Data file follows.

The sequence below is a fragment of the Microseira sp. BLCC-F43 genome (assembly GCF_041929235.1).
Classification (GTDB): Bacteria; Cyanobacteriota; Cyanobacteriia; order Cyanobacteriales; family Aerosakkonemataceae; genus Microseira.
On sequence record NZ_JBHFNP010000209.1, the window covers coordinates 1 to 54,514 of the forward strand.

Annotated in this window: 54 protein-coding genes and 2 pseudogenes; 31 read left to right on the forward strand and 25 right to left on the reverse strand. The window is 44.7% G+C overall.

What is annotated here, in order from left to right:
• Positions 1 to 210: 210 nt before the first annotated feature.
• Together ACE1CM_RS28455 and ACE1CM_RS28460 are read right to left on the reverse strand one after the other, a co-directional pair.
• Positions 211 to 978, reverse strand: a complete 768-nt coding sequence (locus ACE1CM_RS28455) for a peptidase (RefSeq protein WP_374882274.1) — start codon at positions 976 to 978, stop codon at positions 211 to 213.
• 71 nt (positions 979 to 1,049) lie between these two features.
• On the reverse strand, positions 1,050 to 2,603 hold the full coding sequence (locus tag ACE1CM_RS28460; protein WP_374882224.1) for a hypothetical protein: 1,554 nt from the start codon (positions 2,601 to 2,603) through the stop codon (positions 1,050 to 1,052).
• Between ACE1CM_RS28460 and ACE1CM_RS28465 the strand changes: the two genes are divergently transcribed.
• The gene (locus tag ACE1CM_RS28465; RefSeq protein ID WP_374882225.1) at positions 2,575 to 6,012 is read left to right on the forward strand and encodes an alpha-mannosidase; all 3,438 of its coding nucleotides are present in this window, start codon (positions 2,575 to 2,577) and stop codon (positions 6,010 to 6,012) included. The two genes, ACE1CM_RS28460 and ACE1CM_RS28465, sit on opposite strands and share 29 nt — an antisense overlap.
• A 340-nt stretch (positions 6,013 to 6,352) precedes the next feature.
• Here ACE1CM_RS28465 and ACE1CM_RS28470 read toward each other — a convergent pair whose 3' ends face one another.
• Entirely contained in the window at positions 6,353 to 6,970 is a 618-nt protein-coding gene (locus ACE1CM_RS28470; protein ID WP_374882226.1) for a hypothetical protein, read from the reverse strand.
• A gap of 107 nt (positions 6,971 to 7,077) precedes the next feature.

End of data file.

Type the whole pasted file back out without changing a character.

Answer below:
The sequence below is a fragment of the Microseira sp. BLCC-F43 genome (assembly GCF_041929235.1).
Classification (GTDB): Bacteria; Cyanobacteriota; Cyanobacteriia; order Cyanobacteriales; family Aerosakkonemataceae; genus Microseira.
On sequence record NZ_JBHFNP010000209.1, the window covers coordinates 1 to 54,514 of the forward strand.

Annotated in this window: 54 protein-coding genes and 2 pseudogenes; 31 read left to right on the forward strand and 25 right to left on the reverse strand. The window is 44.7% G+C overall.

What is annotated here, in order from left to right:
• Positions 1 to 210: 210 nt before the first annotated feature.
• Together ACE1CM_RS28455 and ACE1CM_RS28460 are read right to left on the reverse strand one after the other, a co-directional pair.
• Positions 211 to 978, reverse strand: a complete 768-nt coding sequence (locus ACE1CM_RS28455) for a peptidase (RefSeq protein WP_374882274.1) — start codon at positions 976 to 978, stop codon at positions 211 to 213.
• 71 nt (positions 979 to 1,049) lie between these two features.
• On the reverse strand, positions 1,050 to 2,603 hold the full coding sequence (locus tag ACE1CM_RS28460; protein WP_374882224.1) for a hypothetical protein: 1,554 nt from the start codon (positions 2,601 to 2,603) through the stop codon (positions 1,050 to 1,052).
• Between ACE1CM_RS28460 and ACE1CM_RS28465 the strand changes: the two genes are divergently transcribed.
• The gene (locus tag ACE1CM_RS28465; RefSeq protein ID WP_374882225.1) at positions 2,575 to 6,012 is read left to right on the forward strand and encodes an alpha-mannosidase; all 3,438 of its coding nucleotides are present in this window, start codon (positions 2,575 to 2,577) and stop codon (positions 6,010 to 6,012) included. The two genes, ACE1CM_RS28460 and ACE1CM_RS28465, sit on opposite strands and share 29 nt — an antisense overlap.
• A 340-nt stretch (positions 6,013 to 6,352) precedes the next feature.
• Here ACE1CM_RS28465 and ACE1CM_RS28470 read toward each other — a convergent pair whose 3' ends face one another.
• Entirely contained in the window at positions 6,353 to 6,970 is a 618-nt protein-coding gene (locus ACE1CM_RS28470; protein ID WP_374882226.1) for a hypothetical protein, read from the reverse strand.
• A gap of 107 nt (positions 6,971 to 7,077) precedes the next feature.